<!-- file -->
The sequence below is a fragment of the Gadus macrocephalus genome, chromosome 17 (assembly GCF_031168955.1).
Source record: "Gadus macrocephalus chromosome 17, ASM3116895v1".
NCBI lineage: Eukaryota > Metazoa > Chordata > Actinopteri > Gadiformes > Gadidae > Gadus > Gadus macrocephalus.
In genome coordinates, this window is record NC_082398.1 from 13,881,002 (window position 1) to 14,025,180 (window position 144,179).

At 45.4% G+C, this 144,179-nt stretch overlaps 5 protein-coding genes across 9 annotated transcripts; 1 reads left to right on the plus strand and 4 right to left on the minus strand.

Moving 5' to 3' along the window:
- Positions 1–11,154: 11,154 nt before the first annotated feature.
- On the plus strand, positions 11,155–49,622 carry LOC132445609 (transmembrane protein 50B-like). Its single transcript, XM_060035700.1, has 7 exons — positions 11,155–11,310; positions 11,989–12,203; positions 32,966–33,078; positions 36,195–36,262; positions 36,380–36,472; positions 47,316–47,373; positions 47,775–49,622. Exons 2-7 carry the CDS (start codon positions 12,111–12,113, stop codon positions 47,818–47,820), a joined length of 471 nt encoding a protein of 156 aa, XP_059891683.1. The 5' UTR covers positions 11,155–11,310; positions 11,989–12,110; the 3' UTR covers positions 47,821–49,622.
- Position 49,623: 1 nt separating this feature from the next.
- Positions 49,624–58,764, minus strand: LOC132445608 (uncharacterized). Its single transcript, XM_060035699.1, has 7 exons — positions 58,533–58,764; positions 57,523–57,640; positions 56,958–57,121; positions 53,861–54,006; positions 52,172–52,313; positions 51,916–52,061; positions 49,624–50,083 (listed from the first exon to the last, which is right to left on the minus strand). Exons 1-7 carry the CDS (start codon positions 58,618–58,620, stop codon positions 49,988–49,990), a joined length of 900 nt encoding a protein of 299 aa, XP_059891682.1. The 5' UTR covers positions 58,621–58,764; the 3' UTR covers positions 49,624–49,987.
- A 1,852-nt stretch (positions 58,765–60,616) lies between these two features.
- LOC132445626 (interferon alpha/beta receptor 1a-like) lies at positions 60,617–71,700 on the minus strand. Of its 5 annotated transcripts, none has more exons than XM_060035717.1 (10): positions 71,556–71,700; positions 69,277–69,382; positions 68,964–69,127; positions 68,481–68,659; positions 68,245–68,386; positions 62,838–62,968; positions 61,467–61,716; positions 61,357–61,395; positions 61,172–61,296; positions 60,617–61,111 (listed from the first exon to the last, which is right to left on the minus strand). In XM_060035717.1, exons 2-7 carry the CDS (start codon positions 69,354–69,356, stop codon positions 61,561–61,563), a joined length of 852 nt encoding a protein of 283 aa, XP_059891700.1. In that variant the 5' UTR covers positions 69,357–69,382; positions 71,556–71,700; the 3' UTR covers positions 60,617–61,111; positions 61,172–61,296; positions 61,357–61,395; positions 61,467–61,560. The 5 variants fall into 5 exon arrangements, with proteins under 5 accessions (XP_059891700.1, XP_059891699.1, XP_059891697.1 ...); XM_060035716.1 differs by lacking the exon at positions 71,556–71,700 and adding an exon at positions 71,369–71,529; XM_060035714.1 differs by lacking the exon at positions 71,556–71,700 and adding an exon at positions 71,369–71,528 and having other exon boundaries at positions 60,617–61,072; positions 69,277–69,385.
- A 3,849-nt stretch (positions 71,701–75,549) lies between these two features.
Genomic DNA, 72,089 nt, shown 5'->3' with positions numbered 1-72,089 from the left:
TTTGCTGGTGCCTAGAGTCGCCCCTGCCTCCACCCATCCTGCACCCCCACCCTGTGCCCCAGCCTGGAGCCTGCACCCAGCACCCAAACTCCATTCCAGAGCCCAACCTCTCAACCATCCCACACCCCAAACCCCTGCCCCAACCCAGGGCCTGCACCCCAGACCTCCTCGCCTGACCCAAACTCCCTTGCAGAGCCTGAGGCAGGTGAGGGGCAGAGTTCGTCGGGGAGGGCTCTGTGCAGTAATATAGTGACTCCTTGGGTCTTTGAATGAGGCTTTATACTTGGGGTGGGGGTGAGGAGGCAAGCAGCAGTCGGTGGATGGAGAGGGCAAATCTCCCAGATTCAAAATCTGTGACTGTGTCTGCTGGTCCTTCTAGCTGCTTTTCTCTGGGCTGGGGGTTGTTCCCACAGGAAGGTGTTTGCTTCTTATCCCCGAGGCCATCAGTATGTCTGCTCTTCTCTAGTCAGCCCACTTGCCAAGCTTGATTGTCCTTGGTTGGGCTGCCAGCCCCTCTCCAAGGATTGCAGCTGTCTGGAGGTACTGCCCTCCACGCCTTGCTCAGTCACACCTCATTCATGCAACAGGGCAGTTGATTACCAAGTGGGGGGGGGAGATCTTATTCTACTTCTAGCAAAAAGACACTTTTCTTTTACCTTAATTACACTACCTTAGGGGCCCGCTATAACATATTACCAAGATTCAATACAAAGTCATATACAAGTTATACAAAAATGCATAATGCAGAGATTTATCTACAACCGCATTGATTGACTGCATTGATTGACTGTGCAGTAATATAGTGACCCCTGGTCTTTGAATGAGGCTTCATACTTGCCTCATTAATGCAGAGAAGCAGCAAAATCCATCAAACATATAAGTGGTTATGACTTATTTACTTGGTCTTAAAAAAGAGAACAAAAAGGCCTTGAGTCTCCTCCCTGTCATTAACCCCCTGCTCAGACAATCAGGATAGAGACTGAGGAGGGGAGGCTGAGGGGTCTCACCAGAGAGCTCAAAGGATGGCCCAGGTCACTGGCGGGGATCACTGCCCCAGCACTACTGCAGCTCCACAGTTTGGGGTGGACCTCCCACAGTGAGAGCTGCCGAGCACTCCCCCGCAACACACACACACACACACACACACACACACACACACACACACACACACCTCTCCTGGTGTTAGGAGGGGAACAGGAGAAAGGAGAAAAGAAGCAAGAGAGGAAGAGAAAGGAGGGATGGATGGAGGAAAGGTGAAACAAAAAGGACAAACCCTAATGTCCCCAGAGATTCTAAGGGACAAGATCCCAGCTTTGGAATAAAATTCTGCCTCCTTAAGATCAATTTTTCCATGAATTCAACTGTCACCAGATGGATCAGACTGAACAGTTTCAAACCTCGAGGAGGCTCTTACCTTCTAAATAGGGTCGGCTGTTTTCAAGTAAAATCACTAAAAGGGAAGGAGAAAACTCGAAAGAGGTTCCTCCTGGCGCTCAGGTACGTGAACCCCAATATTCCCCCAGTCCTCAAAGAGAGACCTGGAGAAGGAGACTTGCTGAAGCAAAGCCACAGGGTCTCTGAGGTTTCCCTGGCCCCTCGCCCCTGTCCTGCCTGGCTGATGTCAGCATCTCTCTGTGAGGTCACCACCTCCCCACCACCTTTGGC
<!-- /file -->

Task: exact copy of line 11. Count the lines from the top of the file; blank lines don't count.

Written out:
- A 1,852-nt stretch (positions 58,765–60,616) lies between these two features.